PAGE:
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Once a citizen, always a citizen – or is it? The Malaysian diaspora is a well-lamented problem. Talent Corporation Malaysia Berhad (TalentCorp) tried to curb some of this brain drain by introducing the Returning Expert Programme (REP) to attract Malaysians to return home and the Residence Pass-Talent (RP-T) to retain skilled expatriates in Malaysia. These programmes assess the individual based on skill (and in the expatriate’s case, minimum gross taxable income), providing applicants with a way to gain citizenship based on their abilities. In other countries, however, citizenship can be gained simply by paying for it. Yes, it’s true!

What it Means to ‘Buy’ Citizenship

Buying citizenship isn’t as simple as stepping into a store and buying a passport. The ability to purchase citizenship is actually a method of citizenship by investment, which means that you gain citizenship in that country by investing a certain amount of money into the country, be it by government bonds, real estate, or a hefty fee on top of your investments. As citizenship – especially for countries in the European Union – gives you a much freer pass that you would have with a single citizenship and passport, don’t expect it to come cheap!

Is It Available for All Countries?

Don’t start packing your bags just yet – before you do so, you’ll need to check whether your destination country is willing to absorb you based on your economic prowess alone.

Take Malaysia, for example. In addition to disallowing dual citizenship – which means you’re either a Malaysian or you aren’t – non-Malaysians can only apply for citizenship either by naturalisation or by registration. Naturalisation would require you to be over 21 years old, reside in Malaysia for at least 10 years in the 12 years before you applied for citizenship, and possess passable knowledge of the Malay language. Citizenship by registration applies to those who are Malaysian citizens by law who have yet to register (people whose mother and/or father were Malaysian when the individual was born). You’ll have to give up your original citizenship (if any) once you accept Malaysian citizenship and passport, no sharing allowed!

On the other hand, you have countries like the United States and the United Kingdom that allow you dual citizenship, and then you get countries like Cyprus and Malta that actually allow you to buy their citizenship, through variations of a program known as citizenship by investment, also known as the immigrant investor program.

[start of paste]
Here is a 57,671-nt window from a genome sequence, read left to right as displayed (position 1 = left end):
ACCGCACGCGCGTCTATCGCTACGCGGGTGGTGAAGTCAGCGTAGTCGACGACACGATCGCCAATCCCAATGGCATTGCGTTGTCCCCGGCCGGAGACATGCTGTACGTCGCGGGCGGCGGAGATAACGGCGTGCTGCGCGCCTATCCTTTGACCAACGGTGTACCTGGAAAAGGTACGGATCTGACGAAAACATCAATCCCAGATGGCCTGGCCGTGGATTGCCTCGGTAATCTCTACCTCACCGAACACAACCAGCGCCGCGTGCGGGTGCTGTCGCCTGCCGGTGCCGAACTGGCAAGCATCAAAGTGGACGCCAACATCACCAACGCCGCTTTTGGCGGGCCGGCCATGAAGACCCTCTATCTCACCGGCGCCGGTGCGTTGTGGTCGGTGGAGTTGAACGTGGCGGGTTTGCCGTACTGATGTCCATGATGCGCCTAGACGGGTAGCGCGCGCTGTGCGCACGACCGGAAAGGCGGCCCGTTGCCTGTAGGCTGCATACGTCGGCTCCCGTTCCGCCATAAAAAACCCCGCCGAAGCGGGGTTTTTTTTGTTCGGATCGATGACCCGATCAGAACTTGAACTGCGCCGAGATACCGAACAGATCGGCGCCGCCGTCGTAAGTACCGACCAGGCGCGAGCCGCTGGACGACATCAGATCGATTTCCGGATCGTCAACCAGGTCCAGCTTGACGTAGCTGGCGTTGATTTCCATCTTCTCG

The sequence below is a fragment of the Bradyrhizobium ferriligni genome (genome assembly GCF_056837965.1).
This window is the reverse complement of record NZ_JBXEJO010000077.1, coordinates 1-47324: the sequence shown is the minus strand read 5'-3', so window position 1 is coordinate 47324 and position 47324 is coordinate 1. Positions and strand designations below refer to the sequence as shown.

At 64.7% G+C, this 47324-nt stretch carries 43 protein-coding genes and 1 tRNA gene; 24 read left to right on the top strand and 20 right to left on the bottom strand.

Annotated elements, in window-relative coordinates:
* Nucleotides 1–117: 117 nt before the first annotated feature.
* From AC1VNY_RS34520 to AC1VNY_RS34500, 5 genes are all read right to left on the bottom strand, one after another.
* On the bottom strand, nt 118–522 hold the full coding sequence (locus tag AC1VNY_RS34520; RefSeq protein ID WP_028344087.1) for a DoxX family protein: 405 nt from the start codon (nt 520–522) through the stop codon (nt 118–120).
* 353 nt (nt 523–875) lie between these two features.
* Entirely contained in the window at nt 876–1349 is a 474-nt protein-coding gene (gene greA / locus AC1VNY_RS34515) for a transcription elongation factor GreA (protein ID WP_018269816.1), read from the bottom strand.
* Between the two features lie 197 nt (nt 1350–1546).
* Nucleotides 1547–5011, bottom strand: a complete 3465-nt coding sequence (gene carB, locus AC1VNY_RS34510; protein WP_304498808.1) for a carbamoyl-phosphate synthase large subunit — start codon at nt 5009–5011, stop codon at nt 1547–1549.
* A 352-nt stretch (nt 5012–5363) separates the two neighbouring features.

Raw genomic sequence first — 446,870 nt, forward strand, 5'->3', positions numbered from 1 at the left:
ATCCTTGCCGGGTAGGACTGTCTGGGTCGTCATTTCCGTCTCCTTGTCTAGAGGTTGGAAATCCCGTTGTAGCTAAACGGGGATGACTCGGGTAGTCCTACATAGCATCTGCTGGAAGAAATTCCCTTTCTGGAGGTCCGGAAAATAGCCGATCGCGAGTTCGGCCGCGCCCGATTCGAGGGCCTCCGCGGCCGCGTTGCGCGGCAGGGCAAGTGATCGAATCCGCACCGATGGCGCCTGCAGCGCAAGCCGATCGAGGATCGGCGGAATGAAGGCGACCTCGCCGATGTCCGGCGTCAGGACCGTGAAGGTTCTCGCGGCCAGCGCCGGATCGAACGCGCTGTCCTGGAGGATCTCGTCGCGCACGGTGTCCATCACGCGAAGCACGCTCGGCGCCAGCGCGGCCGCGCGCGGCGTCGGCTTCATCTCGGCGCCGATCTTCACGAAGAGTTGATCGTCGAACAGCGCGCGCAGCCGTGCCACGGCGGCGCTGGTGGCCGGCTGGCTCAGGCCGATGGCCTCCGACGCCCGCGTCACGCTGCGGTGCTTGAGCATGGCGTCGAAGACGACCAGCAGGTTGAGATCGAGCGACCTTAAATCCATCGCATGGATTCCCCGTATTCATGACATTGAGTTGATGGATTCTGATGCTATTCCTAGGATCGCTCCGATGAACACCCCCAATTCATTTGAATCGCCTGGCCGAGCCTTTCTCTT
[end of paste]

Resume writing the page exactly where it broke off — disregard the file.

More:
Below is a list by IMF of countries that allow citizenship by investment:

Image via IMF

As you can see, Dominica, Grenada, St. Kitt’s and Nevis offer the fastest route to citizenship by investment, requiring no residency periods (the amount of time during which you have to be in that country within a stipulated period) and no citizenship qualifying period. Dominica is also the cheapest citizenship you can buy, valued at USD100,000, or around RM421,000 as of November 2016.

Countries where you can buy citizenship outright tend to be European or Caribbean, reaping the benefits of being part of the European Union.

Citizenship vs Residency

More commonly found is the residency program, both temporary and permanent. A wider range of countries offer residency permits, from Latvia and Ireland to highly-developed (and desirable) countries such as Australia, Singapore, the United Kingdom, and the United States. The key differences between citizenship and residency are as follows:

Citizenship is for Life

Unlike residencies, which may have to renewed every few years, citizenship is for life. Some countries, such as the United Kingdom, further decries residencies by terming them people with ‘indefinite leave to remain’, which carries the connotations of the risk of revocation at any time.

Citizenship Can be Inherited

You won’t need to worry about reapplying for citizenship, or about applying for it for your children, even if they are born outside of your new country, so long as they can prove close filial relation to you.

Citizenship Disregards Net Worth

Not everyone is born with a silver spoon in their mouth, so it’s a very good thing that citizenship isn’t based on net worth! We wouldn’t have any poverty issues if that were the case. The same cannot be said for those who have residency status, who may need to maintain a certain value of investments throughout their stay.

Why Buy Citizenship?

The purchase of citizenship, or residency where citizenship isn’t readily available, is quite beneficial to the purchaser, depending on your reasons for purchasing it. A passport from one of the European Union countries, for example, can give you visa-free travel and business opportunities across the EU, depending on the power of the passport of the issuing country. Someone who has gained citizenship or residency status may also be permitted to bring their whole family along under their umbrella, as is common practice for postgraduate students with spouses and families.

Conclusion

You may be born into many things, but with the ease of mobility nowadays, being born into citizenship is no longer something set in stone.

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